Jessi A is the partner of Specialist Christopher Robinson, the Iowa Army National Guardsman who will be deployed to Afghanistan during 2010 and 2011. His reflections on the Afghanistan war debuted in the September issue of the Ames Progressive. This is the first of Jessi’s reflections from back home.
You left on a Thursday.
I made you breakfast. I made bacon, even though I don’t eat bacon. I made a picture-perfect grilled Tofurkey-and-cheese sandwich (a surprising favorite of yours). I got the coffee beans out of the freezer from my trip to Panama to make your coffee. I even set the table. I intended to sit and watch you eat your last civilian breakfast. I was worried you’d try to rush out the door – I know how you are when you feel late – but you sat at the table and you ate. Neither of us was hungry. Thank you for eating anyway.
As you left for the ceremony, I stood in the street and clung to you, barefoot. As cars passed, I wondered if they knew what they were seeing: our last moments alone together for a year, a “warrior’s farewell,” you in your uniform, me in your ARMY shirt, clinging to one another.
I wanted to be angry at the Army for taking you away, but all I could muster was a sense of resignation. I don’t feel entitled to this anger. No one’s going to be shooting at me this year (presumably). Plus, the Army brought us together in a weird way. If they hadn’t fucked up your housing a few years ago, I never would have held your hand on the couch when you stayed with me.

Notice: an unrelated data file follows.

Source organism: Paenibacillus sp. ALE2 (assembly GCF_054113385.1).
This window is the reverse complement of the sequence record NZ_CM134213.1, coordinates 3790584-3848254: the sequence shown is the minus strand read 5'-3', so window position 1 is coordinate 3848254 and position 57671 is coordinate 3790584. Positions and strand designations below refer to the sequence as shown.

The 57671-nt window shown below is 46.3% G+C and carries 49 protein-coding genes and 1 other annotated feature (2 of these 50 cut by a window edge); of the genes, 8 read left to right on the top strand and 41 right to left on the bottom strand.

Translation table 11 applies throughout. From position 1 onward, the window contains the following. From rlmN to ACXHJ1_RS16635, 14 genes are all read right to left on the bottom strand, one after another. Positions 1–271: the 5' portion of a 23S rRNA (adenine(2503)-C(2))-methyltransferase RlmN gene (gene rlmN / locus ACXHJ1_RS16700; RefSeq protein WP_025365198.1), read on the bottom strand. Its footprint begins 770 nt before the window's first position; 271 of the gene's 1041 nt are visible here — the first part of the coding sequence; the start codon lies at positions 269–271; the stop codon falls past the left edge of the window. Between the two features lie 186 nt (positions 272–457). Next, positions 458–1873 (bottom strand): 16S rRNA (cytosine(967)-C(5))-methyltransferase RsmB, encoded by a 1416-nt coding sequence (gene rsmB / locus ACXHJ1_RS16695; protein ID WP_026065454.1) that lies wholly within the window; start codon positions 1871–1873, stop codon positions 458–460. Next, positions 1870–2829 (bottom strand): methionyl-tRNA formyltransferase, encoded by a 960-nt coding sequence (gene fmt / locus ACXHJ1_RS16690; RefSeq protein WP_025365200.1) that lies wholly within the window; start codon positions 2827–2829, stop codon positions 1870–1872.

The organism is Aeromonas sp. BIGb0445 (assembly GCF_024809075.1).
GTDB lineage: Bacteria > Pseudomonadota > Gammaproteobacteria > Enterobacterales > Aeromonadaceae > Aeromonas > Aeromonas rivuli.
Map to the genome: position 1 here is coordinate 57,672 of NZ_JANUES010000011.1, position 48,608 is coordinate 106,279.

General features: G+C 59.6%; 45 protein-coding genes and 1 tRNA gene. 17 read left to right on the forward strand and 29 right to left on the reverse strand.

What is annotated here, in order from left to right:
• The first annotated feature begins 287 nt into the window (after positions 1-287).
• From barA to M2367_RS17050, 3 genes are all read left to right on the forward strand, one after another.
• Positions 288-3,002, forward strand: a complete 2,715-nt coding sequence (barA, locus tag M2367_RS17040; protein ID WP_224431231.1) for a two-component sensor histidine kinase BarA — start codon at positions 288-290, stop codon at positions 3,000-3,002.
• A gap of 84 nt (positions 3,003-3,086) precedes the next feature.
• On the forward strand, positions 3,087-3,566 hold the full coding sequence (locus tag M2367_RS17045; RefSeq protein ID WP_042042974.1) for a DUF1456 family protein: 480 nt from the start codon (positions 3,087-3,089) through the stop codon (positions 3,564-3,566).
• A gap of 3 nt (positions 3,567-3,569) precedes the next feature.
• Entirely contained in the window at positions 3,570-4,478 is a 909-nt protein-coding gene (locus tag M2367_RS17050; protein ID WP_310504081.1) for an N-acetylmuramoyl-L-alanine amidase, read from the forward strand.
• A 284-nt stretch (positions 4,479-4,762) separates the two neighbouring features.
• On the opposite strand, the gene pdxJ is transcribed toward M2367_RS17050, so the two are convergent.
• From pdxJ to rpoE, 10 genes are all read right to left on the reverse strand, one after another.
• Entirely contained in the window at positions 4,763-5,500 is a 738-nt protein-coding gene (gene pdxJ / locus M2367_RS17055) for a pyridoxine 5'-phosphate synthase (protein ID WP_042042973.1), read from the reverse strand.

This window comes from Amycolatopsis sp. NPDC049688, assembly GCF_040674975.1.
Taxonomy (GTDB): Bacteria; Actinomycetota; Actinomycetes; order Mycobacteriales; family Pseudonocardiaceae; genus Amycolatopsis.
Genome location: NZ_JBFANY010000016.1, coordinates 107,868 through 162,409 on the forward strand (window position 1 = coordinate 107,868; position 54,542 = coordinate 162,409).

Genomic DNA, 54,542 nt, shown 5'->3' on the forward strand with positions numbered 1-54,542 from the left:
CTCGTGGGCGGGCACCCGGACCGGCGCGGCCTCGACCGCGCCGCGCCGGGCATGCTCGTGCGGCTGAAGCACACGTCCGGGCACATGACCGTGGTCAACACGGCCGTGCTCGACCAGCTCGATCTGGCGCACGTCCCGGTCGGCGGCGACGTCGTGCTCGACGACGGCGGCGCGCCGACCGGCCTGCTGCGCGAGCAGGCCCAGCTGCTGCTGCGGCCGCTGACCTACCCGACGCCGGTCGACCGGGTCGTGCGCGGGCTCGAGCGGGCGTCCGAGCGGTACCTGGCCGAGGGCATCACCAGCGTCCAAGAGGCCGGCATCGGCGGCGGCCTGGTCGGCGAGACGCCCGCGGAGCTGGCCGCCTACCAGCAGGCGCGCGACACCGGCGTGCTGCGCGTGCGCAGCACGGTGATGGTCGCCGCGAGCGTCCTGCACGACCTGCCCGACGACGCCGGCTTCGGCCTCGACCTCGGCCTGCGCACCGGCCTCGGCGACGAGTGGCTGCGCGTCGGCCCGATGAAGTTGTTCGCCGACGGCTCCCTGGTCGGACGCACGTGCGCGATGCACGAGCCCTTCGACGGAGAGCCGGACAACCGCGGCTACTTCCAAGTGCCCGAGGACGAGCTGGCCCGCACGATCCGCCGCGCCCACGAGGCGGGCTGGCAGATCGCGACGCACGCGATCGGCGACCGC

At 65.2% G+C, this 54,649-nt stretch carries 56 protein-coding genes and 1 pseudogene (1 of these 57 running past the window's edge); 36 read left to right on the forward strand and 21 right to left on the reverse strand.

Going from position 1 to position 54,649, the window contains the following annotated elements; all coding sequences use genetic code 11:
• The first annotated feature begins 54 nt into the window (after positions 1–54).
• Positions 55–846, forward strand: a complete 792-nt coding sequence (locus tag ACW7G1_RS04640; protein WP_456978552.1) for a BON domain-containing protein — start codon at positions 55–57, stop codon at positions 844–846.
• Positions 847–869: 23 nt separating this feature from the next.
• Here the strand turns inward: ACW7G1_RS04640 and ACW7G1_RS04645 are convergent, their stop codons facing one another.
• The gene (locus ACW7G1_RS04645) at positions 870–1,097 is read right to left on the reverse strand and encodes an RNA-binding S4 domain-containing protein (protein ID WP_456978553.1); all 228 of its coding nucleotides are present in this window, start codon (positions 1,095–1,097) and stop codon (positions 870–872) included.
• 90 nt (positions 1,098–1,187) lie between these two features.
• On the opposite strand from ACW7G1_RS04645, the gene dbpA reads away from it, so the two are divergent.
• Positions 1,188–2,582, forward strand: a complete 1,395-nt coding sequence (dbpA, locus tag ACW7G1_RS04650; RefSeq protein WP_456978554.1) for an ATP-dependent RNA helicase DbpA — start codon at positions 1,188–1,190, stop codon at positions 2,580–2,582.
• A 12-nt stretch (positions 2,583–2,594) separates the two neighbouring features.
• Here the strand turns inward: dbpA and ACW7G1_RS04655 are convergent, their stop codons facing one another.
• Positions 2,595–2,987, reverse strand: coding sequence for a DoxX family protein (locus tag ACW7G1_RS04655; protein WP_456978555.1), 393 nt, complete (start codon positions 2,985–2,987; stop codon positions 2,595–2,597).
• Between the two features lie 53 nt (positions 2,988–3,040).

I wanted to be mad at you for going, because you did have a choice, unlike everyone else getting on that bus. But anger is such a waste. I resign.
The congressman said thanks, and the governor’s wife said blah blah blah thanks blah, and the mayor said something, and the other mayor said something, and the children in the audience were howling their grief and fear. For once, I didn’t mind the sound of babies crying. I felt the same way.
Whenever someone said, “We are all so proud of you,” I bristled. Pride. The word clangs and rattles in my head like aluminum cans. Tawdry. Showy. Hollow. Pride doesn’t touch what I feel about sending my partner into a warzone. You inspire me, challenge me, bolster and encourage me. And you break my heart. Not maliciously. Take my breath away might be more accurate. It’s the feeling that some vital organ is missing or malfunctioning.
There were so many white teddy bears in the gym. Every little kid whose daddy was leaving got one, and all the mommies-to-be, too, were holding their tummies in one hand and their white bears in the other.
I hugged and kissed and kissed and hugged you, but I would not watch you get on that bus. I heard your ring tap the window and looked up to see your wide palm pressed to the glass: a farewell. I couldn’t see anything through the tinted bus window, just your big hand with a
hint of camouflage at the wrist, fading into obscurity beyond that. I turned away and realized your carton of cigarettes was still in my hand.
You left on a Thursday. Thursdays have become my new minute hand, ticking away your absence. Just a few dozen left.
There’s a lot of different ways to do deployment math, to divide up the time.
It’s over 300 mornings I’ll wake up (alone) to my alarm instead of yours.
It’s like 50 or so salsa nights, right?
A dozen full moons.
Just one of each season.
I can go a winter without you. Then a spring.
It’s another birthday.
It’s my hair growing 4 inches, if I am an average adult (a dubious assumption).
I will make approximately 27 biweekly mortgage payments in your absence.
I will go grocery shopping 40-some times without you. I will have to carry the basket by myself, though, and I won’t find you lurking in the beer aisle when I want you to carry the groceries.
Let’s, see, it’s been 10 weeks since I saw you. I can do that again.
Four more times.